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Million-dollar operating costs fuel Canalside's growth

Canalside's transformation into a major downtown attraction has come with a hefty price tag.

Erie Canal Harbor Development Corp. over the past three years spent $4.8 million to operate the waterfront area, such as  putting on a free summer concert series, maintaining the ice rink, subsidizing food stands, hiring security and making repairs. Money came from the New York Power Authority through an agreement struck with the state waterfront agency in 2010.

The net operating loss of $1.4 million budgeted for the 2016-2017 season was less than the nearly $1.7 million loss the previous year, and $1.6 million the year before that.

The agency's goal is for Canalside to become self-sufficient, said Tom Dee, Erie Canal Harbor's president.  He hopes to reach that break-even point in five to seven years.

Dee described  the operating losses as "operating costs" necessary to build up Canalside and put it in a position to be self-sustaining. And over the past three years, the amount of physical space managed and the numbers of events have grown.

"We have doubled, tripled and quadrupled our footprint," Dee said, including HarborCenter and One Canal Center, which houses Courtyard Marriott and two other tenants, and the activation of the Aud block canal used for ice skating.

"That means you have to manage that much more space, and while we've done that, we have increased the amount of events and things for the public to enjoy."

The agency this week begins interviewing candidates to manage the site after the current three-year agreement expires in March 2017. Known bidders are Spectra, the current operator owned by Comcast Spectacor of Philadelphia, and Be Our Guest, a Bisons subsidiary and part of the Buffalo-based Rich Products Corp. that last year took over event planning for the Outer Harbor. It also is partnering with previous Canalside manager Buffalo Place for the Canalside contract.

Spectra is paid a $120,000 base fee each year, with some incentives to earn more.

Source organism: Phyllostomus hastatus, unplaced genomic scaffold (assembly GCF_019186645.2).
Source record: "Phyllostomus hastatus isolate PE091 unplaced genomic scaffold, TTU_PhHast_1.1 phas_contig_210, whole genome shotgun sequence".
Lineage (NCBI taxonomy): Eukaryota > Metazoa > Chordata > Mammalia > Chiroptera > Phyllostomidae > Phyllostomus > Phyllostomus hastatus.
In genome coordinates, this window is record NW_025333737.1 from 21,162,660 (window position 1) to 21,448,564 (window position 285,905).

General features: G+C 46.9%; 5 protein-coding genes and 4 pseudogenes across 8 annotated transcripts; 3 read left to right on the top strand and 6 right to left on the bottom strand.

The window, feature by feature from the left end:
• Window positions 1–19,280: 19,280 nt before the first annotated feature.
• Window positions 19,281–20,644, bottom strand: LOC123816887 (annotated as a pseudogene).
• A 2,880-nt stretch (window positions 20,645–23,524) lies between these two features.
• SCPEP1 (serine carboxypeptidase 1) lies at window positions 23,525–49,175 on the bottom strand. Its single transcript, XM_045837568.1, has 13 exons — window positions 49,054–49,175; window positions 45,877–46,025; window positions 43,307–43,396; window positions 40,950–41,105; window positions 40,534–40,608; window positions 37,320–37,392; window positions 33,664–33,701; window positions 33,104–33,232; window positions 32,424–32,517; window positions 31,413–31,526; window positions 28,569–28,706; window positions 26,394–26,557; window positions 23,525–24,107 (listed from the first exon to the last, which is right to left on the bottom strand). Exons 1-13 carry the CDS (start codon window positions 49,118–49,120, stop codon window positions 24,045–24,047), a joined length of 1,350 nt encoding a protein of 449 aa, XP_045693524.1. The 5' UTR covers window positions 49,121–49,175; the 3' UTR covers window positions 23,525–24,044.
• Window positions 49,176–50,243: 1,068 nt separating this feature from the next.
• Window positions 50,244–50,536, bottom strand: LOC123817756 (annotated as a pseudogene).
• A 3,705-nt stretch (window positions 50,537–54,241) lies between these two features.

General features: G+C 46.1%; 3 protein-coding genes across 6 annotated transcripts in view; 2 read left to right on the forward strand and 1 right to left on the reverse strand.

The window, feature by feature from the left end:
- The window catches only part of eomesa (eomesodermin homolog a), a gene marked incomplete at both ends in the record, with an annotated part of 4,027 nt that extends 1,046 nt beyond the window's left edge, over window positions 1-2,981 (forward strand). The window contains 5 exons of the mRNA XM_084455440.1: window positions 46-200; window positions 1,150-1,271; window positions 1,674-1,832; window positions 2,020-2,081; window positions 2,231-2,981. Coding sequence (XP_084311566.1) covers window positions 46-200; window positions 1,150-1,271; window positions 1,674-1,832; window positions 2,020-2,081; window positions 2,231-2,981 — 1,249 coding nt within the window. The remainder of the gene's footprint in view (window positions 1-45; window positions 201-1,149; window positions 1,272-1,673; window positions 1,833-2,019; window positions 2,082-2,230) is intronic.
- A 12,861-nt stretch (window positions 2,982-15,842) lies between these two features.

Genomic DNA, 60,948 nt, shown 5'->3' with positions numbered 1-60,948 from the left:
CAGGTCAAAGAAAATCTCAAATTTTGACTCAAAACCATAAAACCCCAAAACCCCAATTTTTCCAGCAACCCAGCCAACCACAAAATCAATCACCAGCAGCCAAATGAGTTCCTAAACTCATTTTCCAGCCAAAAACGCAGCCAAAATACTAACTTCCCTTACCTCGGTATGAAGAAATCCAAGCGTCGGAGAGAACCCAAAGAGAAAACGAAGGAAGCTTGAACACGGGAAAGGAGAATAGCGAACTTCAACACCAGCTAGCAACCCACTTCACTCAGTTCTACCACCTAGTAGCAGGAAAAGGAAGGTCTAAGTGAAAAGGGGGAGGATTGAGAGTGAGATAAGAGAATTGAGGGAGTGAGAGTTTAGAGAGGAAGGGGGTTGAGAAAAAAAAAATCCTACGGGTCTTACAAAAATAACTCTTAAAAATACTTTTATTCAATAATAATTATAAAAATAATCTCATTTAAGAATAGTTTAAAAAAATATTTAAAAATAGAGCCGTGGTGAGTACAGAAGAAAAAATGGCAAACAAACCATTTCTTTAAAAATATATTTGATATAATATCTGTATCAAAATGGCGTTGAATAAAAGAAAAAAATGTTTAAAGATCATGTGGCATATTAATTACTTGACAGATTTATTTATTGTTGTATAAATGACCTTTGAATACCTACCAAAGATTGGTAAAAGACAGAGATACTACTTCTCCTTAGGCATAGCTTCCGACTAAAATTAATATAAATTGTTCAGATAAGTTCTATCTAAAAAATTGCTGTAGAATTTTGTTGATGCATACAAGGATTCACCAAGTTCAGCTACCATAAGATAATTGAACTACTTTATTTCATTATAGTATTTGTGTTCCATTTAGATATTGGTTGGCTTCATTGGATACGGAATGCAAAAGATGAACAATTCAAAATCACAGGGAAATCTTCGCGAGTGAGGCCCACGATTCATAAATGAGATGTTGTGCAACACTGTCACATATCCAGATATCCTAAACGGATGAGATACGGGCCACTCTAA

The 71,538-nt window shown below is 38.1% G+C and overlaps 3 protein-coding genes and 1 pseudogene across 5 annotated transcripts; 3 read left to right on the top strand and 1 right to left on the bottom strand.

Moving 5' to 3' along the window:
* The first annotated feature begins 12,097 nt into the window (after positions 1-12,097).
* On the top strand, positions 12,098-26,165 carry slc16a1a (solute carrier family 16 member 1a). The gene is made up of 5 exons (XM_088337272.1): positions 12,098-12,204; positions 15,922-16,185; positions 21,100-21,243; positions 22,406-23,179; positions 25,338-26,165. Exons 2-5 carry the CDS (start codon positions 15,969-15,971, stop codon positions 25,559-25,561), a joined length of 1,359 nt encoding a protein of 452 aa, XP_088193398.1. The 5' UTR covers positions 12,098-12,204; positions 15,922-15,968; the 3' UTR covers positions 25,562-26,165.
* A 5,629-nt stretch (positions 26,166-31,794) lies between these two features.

Erie Canal Harbor's board expects to make a decision in December or January.

"We're counting on whoever is selected to lead us into a sustainable future," Dee said. "At some point, our goal would be to get to a breaking-even point where controlling the expenses through product sales, merchandise sales and revenues through sponsorships would be sufficient to cover expenses in terms of programming."

Dee said he hopes property owners within the canal district will eventually  pay the bulk of the operations and maintenance costs. With that goal in mind, he hopes to see a request for proposal for development on the south Aud block sometime in the first quarter of next year. That could be followed by a second request for proposals for the north Aud block, after a study is completed on the best layout for the space.

A train station has also been discussed for that site, and Dee said such a station could "work hand in hand" with other development, with a lobby on the ground level and a boarding platform on the lower level. The RFP could be written, he said, seeking someone familiar with or experienced in integrating a train station into a larger development.

There are some positive developments concerning revenue.

Sponsorships grew from $466,253 in 2014-2015 to $713,587 in the current budget.

Event revenue from rentals nearly tripled in three years, from $129,363 to $459,491.

And event food and beverage revenue climbed from $837,853 to an anticipated $1.4 million this year.

At the same time, expenses for third-party events more than doubled over the past two years to $445,840. The Thursday concert series expenses are also projected to climb from $862,813 in 2015-2016 to $1.946 million for the current year. Dee attributed some of the costs to increased personnel and security.

The waterfront agency and various partners are discussing changes to the concert series, which could boost revenue and lower maintenance costs. The changes include instituting age limits or charging a low admission charge.

Dee said he sees progress in reducing costs and increasing revenue, and expects that trend to continue.

"The numbers are going down each year, and we want to continue that path," Dee said.







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